- Tricyclic antidepressants. These medications are older antidepressants largely replaced now by the SSRI (selective serotonin reuptake inhibitors). An example is amitriptyline which has been shown to be of some benefit and is thought to work by affecting the way your nerves respond to pain.
- Antiepileptics. These are seizure medications such as phenytoin, carbamazepine, oxcarbazepine, lamictal, and topiramate. They have shown some benefit with the exception of topiramate. To some extent they work by blocking the ability of nerves to rapidly trigger and electrical response.
- Gabapentin. This drug is also a seizure medication but its mechanism of action is not definitively known. It is thought to help peripheral neuropathy by modulating pain signals in the the spinal cord.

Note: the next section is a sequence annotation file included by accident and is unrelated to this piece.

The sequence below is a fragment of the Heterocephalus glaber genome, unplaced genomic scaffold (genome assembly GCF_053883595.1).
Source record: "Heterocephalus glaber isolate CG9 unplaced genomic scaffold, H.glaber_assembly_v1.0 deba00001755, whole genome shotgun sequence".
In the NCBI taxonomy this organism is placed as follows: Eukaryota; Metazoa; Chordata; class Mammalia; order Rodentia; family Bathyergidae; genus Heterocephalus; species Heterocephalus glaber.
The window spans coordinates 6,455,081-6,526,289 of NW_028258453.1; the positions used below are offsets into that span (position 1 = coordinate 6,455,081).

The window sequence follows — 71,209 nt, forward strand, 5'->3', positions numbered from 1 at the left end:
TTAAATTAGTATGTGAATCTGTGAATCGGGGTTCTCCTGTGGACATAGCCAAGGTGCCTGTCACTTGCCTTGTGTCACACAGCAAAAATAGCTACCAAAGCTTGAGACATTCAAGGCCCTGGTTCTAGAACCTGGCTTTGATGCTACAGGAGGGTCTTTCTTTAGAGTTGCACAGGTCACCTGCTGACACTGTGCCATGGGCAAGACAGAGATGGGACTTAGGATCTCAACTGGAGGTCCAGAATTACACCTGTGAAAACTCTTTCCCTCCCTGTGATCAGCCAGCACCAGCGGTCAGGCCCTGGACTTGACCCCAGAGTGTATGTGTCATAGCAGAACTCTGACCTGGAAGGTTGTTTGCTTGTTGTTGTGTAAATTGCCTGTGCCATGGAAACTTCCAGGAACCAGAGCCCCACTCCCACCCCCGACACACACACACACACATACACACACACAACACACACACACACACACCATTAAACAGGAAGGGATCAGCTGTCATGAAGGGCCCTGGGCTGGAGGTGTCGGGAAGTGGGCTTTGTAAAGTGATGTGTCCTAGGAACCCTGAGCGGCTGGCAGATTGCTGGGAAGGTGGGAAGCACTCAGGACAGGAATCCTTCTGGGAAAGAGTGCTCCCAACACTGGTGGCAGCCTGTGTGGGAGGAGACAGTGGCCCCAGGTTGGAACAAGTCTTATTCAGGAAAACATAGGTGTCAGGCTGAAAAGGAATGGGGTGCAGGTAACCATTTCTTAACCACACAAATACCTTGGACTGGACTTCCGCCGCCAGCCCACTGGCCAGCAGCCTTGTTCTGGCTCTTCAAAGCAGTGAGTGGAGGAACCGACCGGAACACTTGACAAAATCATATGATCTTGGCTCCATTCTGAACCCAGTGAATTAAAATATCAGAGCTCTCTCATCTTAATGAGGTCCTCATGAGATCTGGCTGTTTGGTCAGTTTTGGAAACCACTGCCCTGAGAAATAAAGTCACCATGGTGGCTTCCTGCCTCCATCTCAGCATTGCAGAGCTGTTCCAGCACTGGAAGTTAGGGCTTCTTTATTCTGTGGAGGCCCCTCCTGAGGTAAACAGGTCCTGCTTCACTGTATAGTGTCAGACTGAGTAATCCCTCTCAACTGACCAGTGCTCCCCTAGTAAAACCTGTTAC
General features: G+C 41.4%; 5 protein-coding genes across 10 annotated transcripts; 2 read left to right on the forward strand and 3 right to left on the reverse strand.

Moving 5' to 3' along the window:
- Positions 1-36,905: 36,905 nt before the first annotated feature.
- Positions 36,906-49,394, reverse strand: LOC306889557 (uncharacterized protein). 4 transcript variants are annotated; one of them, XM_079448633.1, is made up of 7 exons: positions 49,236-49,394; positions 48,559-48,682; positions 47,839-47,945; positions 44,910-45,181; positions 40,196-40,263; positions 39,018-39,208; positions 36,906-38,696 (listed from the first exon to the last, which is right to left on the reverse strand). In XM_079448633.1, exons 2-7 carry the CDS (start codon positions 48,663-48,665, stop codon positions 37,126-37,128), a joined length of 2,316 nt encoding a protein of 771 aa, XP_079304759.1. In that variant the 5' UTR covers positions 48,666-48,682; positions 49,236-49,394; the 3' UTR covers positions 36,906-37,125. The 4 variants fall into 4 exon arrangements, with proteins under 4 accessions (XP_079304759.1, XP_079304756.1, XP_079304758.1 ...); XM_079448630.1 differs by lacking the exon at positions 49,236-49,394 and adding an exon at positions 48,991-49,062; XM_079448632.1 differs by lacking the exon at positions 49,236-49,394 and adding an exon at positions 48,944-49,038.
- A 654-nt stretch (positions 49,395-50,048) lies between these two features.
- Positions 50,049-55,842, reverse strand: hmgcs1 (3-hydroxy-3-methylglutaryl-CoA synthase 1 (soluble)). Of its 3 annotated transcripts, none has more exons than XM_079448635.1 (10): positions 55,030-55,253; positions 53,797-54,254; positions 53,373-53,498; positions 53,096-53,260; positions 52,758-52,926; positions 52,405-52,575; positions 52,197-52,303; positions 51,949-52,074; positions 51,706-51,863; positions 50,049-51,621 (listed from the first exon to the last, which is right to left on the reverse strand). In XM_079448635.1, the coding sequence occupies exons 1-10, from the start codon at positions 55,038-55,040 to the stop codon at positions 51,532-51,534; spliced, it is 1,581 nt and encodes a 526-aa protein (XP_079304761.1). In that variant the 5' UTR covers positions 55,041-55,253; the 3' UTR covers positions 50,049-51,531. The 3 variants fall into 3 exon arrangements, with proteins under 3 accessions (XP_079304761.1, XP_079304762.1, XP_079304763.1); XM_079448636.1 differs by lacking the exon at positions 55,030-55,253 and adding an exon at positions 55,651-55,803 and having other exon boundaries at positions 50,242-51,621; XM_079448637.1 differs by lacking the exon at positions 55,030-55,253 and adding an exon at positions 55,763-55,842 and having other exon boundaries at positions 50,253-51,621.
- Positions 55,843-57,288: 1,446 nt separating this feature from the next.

- Tramadol: This is a pain medication which has been found to have some benefit beyond its ability to treat pain in helping with the symptoms of peripheral neuropathy.
- Lidocaine patches: Known also as lidoderm patches these are applied directly to the site of pain and help in select cases.
- Capsaicin: A topical preparation shown to have some benefit.
- Surgical intervention: In extreme cases sometimes the nerve itself will be destroyed. This often only helps the pain for a brief period of time as peripheral nerves have an astounding ability to regenerate. Unfortunately, symptoms ultimately wind up worse then before the procedure.
What does the future hold?
As with any disease prevention is always better then treatment. There are multiple ongoing investigations into the different ways in which the nerves are damaged. As these processes are identified it is hoped that additional treatment will be found. Other research areas include looking at how the body responds to pain from neuropathy and creating or finding treatments that will block this process at either the brain or in the spinal cord.